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Discover the secrets to writing powerful emails your colleagues will read and answer by crafting your message and delivery. In this short course, author and business writing professor Judy Steiner-Williams shows you how to write emails for maximum readability and impact. Discover how to craft a compelling opening, how to message the right people at the right time, and how to leverage etiquette to use email as one of many communications tools.
This course qualifies for 1 Category A professional development unit (PDU) through lynda.com, PMI Registered Education Provider #4101.
Forwards. Don't you love getting that same joke or hoax caution forwarded to you a dozen times from different well-meaning friends and colleagues? What about the forward that you get that you know the original sender didn't intend to share with others? How special do you feel when you see six forward marks indicating that you are the sixth person in a series of forwards? Most of us react negatively to all of these situations. The best solution is to ask people to remove your name from their mass forward list. Sometimes this can result in hurt feelings.
Those folks may just see themselves as just being thoughtful. But what should you know and do so that you aren't the guilty party, sending unnecessary and unwanted forwards? First, think carefully before actually forwarding anything. Is it appropriate? Is it necessary? Is it clear? If you answered no to any of those questions, then refrain from forwarding. Anyone who forwards needless or worthless emails is seen as not professional. Second, if you do decide that forwarding will serve a purpose, then be sure to edit out all the superfluous material, such as the forwarding marks, the headers and comments from the other forwarders.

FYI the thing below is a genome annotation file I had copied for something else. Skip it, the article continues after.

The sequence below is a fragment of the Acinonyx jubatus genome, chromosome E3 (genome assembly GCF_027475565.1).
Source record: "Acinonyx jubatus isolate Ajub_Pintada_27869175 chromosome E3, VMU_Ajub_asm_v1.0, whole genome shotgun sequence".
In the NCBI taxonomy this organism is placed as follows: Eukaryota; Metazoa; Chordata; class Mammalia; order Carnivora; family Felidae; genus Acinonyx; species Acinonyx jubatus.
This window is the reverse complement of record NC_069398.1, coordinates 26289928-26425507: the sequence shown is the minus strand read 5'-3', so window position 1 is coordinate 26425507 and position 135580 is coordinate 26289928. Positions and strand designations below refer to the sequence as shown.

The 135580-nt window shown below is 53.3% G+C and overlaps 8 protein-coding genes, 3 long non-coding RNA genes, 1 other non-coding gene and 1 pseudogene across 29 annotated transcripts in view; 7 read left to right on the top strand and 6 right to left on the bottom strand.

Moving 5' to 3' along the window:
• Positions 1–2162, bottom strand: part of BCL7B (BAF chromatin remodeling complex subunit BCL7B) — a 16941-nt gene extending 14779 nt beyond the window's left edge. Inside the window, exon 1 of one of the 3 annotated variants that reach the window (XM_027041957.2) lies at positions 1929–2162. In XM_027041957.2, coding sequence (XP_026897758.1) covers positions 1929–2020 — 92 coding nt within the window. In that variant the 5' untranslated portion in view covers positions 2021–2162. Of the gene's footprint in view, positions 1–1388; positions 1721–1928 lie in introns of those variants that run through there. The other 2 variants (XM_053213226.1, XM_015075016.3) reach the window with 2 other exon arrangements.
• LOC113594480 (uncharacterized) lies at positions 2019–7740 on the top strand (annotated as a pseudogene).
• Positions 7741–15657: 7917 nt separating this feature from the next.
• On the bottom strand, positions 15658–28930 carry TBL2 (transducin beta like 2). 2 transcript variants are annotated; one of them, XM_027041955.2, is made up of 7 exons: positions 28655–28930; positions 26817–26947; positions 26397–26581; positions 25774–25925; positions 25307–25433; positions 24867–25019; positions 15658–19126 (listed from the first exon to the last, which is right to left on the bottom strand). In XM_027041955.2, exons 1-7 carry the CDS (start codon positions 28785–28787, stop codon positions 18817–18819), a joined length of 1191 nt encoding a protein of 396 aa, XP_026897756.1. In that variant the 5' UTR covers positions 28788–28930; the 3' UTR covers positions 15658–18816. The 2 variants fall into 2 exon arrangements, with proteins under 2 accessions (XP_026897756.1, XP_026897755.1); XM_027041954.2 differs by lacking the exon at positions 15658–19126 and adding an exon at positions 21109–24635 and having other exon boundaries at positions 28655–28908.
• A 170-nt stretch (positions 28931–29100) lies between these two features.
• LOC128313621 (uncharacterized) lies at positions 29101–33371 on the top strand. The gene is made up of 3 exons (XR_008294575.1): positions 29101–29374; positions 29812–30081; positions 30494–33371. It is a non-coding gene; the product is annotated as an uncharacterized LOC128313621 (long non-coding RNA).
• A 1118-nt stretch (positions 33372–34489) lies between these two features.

If a forward is appropriate, then forward only the portion that applies to your reader. Third, personalize the forward by taking time to write a personal comment, telling the reader why he is receiving the message. For example, Frank, below, read from the bottom up, is the brainstorming June and I did to arrive at our recommendation for the revised office arrangement. Frank may or may not be interested in the brainstorming that went into your recommendation, but at least he knows the purpose of the forward without having to read the entire series and try to make sense from it.
Fourth, if you are considering forwarding a private email that was sent to you, get the sender's permission. A legal issue is certainly involved. But additionally, common courtesy dictates that you should ask the original sender if the email can be shared, and tell him or her your purpose for wanting to share it. So always ask if an email needs to be forwarded. If the answer is yes, then be certain to adhere to the guidelines and help the reader understand the email's purpose immediately, and then help him or her read the message quickly.
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